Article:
A threat to democracy

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UNTIL now, the biggest point of contention in the Scottish election campaign has been, quite rightly, the fundamental matter of the different routes our nation might take under the governance of the independence-supporting SNP as opposed to their Unionist rivals.

As we reveal today, however, there is a very real danger that the voting system itself has been compromised by inadequate checks against electoral fraud and, indeed, by alleged incidents of outright corruption, including the buying and selling of votes. With just 11 days to go to election day, this is a scandal which should trouble all true democrats.

An investigation by Scotland on Sunday has discovered that there is so much concern among the authorities that police have been issued with guidelines on how to spot attempts to subvert the vote. Glasgow is the area giving most cause for concern, but there is also serious potential for trouble at a string of other key electoral contests.

The fear of fraudulent ballots being cast has gone up drastically with the sharp rise in the numbers of postal votes.

A total of 433,000 applications for postal ballots has been received - three times more than at the last Holyrood election in 2003. That in itself is not necessarily ground for suspicion, since anybody can now request a postal ballot without having to comply with the restrictive conditions that apply elsewhere in the UK. Yet it is slightly surprising that so many people should have altered their voting practice so suddenly: normally such changes take a long time to bed in. Nearly 15% of the electorate in Dundee have applied for postal votes; that is the kind of phenomenon that raises fears and invites speculation.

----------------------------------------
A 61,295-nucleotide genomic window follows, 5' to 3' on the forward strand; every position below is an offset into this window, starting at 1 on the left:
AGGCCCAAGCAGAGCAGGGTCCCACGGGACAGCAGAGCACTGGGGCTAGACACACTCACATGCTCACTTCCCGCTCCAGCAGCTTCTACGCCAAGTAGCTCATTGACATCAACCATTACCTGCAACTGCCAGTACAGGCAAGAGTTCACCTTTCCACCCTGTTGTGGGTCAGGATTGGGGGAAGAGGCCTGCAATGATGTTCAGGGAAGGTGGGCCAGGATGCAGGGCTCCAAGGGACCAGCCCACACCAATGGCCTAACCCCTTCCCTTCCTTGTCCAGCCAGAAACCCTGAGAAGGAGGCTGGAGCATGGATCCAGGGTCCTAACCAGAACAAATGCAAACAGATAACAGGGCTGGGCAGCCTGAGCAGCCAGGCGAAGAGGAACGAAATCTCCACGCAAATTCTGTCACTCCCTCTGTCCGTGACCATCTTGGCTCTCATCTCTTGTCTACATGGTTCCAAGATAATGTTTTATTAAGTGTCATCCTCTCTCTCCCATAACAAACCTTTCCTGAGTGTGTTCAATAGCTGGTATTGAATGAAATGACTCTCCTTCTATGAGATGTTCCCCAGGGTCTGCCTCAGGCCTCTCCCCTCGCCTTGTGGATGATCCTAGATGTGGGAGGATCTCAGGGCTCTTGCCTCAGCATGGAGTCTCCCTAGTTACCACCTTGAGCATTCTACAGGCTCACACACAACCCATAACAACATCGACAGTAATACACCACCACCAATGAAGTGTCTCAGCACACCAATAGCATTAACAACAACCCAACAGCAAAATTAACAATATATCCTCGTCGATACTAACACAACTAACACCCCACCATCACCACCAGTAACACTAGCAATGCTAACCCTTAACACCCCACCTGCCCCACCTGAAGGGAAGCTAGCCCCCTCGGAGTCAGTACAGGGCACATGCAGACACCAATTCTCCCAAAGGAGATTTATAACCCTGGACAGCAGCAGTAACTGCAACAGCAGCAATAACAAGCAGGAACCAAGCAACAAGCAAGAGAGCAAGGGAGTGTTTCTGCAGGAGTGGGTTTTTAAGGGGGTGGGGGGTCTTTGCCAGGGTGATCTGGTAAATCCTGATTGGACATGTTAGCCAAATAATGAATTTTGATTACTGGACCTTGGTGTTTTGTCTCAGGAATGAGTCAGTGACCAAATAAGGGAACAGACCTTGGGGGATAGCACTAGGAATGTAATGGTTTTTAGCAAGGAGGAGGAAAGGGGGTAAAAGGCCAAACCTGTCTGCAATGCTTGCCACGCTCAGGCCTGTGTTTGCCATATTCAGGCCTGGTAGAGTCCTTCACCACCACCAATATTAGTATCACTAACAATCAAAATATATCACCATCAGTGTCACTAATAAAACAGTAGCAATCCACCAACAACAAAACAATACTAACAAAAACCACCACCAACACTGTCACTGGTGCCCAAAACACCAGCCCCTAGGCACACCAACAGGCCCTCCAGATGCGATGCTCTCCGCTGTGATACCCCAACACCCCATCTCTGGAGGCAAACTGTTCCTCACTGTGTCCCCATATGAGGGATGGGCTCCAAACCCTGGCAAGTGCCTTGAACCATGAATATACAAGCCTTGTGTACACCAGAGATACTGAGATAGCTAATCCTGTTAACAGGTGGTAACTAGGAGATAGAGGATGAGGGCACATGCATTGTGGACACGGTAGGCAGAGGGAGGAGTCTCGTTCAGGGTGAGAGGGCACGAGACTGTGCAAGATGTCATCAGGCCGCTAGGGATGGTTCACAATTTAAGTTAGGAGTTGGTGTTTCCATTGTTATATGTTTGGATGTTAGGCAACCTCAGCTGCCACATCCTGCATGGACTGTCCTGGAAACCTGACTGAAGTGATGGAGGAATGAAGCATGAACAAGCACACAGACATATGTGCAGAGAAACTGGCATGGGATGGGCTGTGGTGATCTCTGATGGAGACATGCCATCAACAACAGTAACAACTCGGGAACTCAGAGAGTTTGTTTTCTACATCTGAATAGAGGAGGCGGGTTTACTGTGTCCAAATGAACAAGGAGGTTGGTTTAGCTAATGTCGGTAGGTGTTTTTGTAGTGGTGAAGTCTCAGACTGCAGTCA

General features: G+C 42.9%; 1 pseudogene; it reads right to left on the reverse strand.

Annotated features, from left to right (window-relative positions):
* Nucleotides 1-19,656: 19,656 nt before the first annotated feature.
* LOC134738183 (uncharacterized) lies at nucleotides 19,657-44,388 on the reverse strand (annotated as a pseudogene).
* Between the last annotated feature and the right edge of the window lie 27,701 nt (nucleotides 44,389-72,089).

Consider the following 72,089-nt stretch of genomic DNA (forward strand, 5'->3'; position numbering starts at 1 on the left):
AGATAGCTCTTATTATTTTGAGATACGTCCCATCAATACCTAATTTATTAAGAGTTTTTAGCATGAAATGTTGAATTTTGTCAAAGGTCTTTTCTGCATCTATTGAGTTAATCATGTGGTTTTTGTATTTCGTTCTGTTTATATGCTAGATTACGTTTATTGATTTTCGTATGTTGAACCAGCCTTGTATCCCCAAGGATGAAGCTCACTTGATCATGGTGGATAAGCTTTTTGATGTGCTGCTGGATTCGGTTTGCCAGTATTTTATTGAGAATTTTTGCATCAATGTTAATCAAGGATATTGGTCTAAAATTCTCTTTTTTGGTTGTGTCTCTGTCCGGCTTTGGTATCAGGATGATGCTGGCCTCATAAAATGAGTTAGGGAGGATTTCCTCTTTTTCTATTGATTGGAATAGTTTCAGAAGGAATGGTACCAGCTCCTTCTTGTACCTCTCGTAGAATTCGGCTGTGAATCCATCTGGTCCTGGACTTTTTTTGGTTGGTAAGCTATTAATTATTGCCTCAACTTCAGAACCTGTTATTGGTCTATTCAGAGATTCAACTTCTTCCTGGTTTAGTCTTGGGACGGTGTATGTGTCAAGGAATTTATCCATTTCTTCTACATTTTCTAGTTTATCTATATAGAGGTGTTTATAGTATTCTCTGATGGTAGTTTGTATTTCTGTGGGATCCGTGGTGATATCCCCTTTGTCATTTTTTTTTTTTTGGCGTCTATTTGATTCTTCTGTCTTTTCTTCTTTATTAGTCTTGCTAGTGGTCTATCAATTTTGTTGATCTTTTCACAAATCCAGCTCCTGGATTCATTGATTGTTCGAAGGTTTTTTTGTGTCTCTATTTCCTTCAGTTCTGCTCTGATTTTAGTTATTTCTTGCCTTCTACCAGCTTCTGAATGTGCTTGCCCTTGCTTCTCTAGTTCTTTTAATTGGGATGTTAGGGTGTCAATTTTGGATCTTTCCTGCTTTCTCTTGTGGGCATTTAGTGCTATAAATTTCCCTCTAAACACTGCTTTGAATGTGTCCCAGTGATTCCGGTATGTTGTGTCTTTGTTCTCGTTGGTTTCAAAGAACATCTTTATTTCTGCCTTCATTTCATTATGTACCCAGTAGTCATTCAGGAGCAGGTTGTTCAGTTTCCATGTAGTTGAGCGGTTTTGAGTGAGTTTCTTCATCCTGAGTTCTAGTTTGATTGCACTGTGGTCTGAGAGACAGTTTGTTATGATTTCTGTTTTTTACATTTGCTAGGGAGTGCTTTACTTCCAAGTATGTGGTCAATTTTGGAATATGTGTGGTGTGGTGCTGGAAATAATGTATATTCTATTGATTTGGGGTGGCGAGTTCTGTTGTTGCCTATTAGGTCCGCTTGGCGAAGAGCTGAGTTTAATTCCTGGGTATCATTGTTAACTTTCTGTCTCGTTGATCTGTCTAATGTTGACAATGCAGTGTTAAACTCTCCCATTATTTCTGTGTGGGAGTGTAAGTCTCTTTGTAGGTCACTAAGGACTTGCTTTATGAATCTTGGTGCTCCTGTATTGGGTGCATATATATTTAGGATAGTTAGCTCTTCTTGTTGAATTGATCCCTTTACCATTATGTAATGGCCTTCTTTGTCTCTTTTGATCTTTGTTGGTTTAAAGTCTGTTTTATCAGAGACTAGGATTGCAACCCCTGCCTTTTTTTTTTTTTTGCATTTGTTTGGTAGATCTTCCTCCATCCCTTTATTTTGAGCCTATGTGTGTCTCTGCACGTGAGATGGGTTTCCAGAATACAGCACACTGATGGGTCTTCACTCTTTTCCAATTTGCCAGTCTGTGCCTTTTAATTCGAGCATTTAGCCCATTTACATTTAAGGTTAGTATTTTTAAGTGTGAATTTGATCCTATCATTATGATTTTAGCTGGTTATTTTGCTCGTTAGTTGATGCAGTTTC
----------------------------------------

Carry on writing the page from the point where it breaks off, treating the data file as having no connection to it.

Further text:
What is thoroughly alarming is the fact that this ballot-box revolution is taking place in a relatively uncontrolled, even chaotic, environment. Astonishingly and reprehensibly, there is absolutely no mechanism for checking the authenticity of these postal ballot applications. Across England, a security scheme has been introduced whereby an electronic scanning system will enable election officials to check the signature on an application form against the signature on the corresponding ballot paper. There has been an understandable outcry at the very few English council wards where the system is not in place.

Scotland was intended to have the same security system as the vast majority of places south of the Border, but officials decided to shelve it for the time being. Their excuse was that they were too preoccupied with the complexities of the new electronic system for counting votes to deal with the security system as well. What sense of priorities does that reflect?

As we also report today, there are already accusations of widespread electoral fraud involving postal ballots in key areas, notably Glasgow Govan, which has a history of such irregularities. The allegations cover a combination of intimidation, manipulation and outright bribery, with one resident even quoting the financial tariff for bartered votes. An electronic scanning system would have gone a considerable way to reduce such fraud. It would also have sent out a message to the hucksters that the authorities were on the alert and would not put up with any attempt to buy or sell votes.

Who authorised the abandonment of the security system? That is not a rhetorical question: the country has a right to know. The validity of the entire election could come into question if there were doubts over the way even a small number of votes were cast. The question of which party will be the biggest after May 3 could be decided by just a few thousand votes; the decision on which candidate will be sent to Holyrood by key marginal constituencies could hang on a mere handful.

This is a key moment in Scotland's modern history, with the crucial question of national sovereignty at stake. The issue of who will form the next Scottish government is a matter that must be determined by the will of the Scottish electorate, under conditions of unquestionable democratic integrity. The election therefore must be transparent and honest, and it is the responsibility of the public authorities to ensure it is so. On the evidence uncovered today, shamefully this does not appear to be the case.